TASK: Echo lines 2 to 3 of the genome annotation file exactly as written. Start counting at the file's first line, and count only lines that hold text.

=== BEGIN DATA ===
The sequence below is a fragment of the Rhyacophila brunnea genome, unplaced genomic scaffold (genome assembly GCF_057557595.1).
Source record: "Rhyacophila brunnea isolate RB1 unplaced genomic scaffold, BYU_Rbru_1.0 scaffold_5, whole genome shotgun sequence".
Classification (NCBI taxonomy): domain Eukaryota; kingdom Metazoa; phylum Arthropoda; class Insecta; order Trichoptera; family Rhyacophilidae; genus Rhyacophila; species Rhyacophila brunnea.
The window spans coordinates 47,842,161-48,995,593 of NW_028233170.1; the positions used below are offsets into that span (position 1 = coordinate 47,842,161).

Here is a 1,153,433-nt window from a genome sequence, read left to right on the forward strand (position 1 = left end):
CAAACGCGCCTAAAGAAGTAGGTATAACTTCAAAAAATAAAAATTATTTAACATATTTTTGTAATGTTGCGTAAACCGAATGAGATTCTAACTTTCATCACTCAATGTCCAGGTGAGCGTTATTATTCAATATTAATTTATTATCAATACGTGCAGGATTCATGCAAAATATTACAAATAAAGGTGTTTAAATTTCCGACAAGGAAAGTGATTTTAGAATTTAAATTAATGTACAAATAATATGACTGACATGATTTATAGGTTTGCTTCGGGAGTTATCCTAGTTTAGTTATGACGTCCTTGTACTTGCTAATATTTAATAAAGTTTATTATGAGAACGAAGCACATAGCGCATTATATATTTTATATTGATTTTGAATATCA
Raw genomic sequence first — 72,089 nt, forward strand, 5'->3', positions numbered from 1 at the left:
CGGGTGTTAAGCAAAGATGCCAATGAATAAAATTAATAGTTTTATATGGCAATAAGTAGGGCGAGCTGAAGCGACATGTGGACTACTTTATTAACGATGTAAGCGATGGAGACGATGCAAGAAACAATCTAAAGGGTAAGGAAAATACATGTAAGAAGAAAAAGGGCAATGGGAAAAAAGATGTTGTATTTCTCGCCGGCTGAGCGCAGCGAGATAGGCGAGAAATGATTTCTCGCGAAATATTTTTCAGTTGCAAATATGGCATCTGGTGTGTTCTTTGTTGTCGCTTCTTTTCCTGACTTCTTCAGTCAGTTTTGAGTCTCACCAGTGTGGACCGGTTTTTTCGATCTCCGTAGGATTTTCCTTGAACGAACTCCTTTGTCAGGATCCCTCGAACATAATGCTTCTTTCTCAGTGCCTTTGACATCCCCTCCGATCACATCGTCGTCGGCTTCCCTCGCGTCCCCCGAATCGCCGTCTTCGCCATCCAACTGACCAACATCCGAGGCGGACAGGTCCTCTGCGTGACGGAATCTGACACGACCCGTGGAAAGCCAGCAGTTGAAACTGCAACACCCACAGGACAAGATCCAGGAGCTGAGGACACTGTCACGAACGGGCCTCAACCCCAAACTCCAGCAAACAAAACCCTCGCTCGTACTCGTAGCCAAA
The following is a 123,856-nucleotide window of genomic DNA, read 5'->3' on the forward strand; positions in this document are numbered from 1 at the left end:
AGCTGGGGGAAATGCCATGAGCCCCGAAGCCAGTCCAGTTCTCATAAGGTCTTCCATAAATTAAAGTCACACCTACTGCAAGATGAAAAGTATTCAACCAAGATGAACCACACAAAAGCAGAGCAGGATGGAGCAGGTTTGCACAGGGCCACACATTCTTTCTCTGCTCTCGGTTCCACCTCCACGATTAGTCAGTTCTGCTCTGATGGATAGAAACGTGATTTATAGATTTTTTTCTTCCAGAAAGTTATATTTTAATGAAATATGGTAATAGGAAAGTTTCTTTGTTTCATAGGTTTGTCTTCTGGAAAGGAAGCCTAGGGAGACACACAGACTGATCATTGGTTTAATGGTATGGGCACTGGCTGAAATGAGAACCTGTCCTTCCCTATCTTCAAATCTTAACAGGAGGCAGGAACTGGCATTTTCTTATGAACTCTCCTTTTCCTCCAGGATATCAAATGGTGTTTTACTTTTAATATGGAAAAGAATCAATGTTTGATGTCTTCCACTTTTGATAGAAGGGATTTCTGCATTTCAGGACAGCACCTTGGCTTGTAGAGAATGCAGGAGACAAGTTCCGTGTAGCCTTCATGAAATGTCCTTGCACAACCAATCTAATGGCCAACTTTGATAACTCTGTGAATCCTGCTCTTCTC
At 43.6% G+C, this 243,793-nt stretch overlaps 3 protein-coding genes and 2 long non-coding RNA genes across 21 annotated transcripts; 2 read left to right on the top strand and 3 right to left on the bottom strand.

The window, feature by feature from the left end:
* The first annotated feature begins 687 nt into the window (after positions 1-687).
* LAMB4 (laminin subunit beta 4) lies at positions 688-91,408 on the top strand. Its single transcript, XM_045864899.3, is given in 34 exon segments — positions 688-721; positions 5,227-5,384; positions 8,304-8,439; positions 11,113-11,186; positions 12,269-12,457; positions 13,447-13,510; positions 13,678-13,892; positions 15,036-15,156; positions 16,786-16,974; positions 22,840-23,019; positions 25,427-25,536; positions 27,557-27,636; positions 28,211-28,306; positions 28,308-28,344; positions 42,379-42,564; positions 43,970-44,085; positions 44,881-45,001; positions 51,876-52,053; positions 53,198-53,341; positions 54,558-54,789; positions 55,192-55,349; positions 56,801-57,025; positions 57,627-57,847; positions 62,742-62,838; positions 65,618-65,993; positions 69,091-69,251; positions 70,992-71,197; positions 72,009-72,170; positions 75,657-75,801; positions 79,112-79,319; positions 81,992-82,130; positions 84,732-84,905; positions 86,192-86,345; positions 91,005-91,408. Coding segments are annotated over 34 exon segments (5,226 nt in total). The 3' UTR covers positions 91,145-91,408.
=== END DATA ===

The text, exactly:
Source record: "Rhyacophila brunnea isolate RB1 unplaced genomic scaffold, BYU_Rbru_1.0 scaffold_5, whole genome shotgun sequence".
Classification (NCBI taxonomy): domain Eukaryota; kingdom Metazoa; phylum Arthropoda; class Insecta; order Trichoptera; family Rhyacophilidae; genus Rhyacophila; species Rhyacophila brunnea.